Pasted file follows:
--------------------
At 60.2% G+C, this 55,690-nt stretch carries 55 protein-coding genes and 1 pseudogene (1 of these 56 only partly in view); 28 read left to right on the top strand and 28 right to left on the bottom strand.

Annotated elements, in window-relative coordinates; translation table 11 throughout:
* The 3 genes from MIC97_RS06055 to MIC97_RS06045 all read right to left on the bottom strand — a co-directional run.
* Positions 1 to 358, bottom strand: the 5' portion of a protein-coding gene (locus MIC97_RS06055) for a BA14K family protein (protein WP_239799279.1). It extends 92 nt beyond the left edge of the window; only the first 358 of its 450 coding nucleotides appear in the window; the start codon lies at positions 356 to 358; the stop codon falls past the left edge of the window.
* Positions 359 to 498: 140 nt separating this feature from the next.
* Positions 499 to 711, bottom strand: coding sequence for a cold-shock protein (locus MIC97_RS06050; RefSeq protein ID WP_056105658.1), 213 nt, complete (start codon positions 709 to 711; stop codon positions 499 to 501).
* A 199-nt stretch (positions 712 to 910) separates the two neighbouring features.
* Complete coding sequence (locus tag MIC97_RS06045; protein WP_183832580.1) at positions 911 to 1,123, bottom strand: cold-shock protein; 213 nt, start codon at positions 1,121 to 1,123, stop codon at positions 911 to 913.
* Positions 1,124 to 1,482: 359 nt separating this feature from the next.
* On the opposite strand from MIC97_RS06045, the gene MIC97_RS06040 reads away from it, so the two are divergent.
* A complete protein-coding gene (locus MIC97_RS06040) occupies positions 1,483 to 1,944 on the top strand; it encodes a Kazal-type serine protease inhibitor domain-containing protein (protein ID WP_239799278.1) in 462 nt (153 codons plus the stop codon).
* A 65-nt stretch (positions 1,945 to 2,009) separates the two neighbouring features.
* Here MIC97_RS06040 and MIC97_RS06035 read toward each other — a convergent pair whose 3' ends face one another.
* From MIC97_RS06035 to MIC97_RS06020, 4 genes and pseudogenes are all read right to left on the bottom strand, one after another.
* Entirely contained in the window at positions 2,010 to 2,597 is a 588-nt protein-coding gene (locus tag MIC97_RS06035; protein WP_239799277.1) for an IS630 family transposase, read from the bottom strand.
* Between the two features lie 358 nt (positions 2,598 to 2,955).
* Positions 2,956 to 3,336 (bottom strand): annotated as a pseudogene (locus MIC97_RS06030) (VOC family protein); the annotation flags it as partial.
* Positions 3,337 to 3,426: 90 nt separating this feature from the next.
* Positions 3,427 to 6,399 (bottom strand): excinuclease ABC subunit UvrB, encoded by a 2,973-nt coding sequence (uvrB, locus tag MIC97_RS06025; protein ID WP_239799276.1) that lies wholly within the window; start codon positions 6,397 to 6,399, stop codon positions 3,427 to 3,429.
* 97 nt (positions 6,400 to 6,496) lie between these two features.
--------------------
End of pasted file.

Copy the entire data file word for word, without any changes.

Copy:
At 60.2% G+C, this 55,690-nt stretch carries 55 protein-coding genes and 1 pseudogene (1 of these 56 only partly in view); 28 read left to right on the top strand and 28 right to left on the bottom strand.

Annotated elements, in window-relative coordinates; translation table 11 throughout:
* The 3 genes from MIC97_RS06055 to MIC97_RS06045 all read right to left on the bottom strand — a co-directional run.
* Positions 1 to 358, bottom strand: the 5' portion of a protein-coding gene (locus MIC97_RS06055) for a BA14K family protein (protein WP_239799279.1). It extends 92 nt beyond the left edge of the window; only the first 358 of its 450 coding nucleotides appear in the window; the start codon lies at positions 356 to 358; the stop codon falls past the left edge of the window.
* Positions 359 to 498: 140 nt separating this feature from the next.
* Positions 499 to 711, bottom strand: coding sequence for a cold-shock protein (locus MIC97_RS06050; RefSeq protein ID WP_056105658.1), 213 nt, complete (start codon positions 709 to 711; stop codon positions 499 to 501).
* A 199-nt stretch (positions 712 to 910) separates the two neighbouring features.
* Complete coding sequence (locus tag MIC97_RS06045; protein WP_183832580.1) at positions 911 to 1,123, bottom strand: cold-shock protein; 213 nt, start codon at positions 1,121 to 1,123, stop codon at positions 911 to 913.
* Positions 1,124 to 1,482: 359 nt separating this feature from the next.
* On the opposite strand from MIC97_RS06045, the gene MIC97_RS06040 reads away from it, so the two are divergent.
* A complete protein-coding gene (locus MIC97_RS06040) occupies positions 1,483 to 1,944 on the top strand; it encodes a Kazal-type serine protease inhibitor domain-containing protein (protein ID WP_239799278.1) in 462 nt (153 codons plus the stop codon).
* A 65-nt stretch (positions 1,945 to 2,009) separates the two neighbouring features.
* Here MIC97_RS06040 and MIC97_RS06035 read toward each other — a convergent pair whose 3' ends face one another.
* From MIC97_RS06035 to MIC97_RS06020, 4 genes and pseudogenes are all read right to left on the bottom strand, one after another.
* Entirely contained in the window at positions 2,010 to 2,597 is a 588-nt protein-coding gene (locus tag MIC97_RS06035; protein WP_239799277.1) for an IS630 family transposase, read from the bottom strand.
* Between the two features lie 358 nt (positions 2,598 to 2,955).
* Positions 2,956 to 3,336 (bottom strand): annotated as a pseudogene (locus MIC97_RS06030) (VOC family protein); the annotation flags it as partial.
* Positions 3,337 to 3,426: 90 nt separating this feature from the next.
* Positions 3,427 to 6,399 (bottom strand): excinuclease ABC subunit UvrB, encoded by a 2,973-nt coding sequence (uvrB, locus tag MIC97_RS06025; protein ID WP_239799276.1) that lies wholly within the window; start codon positions 6,397 to 6,399, stop codon positions 3,427 to 3,429.
* 97 nt (positions 6,400 to 6,496) lie between these two features.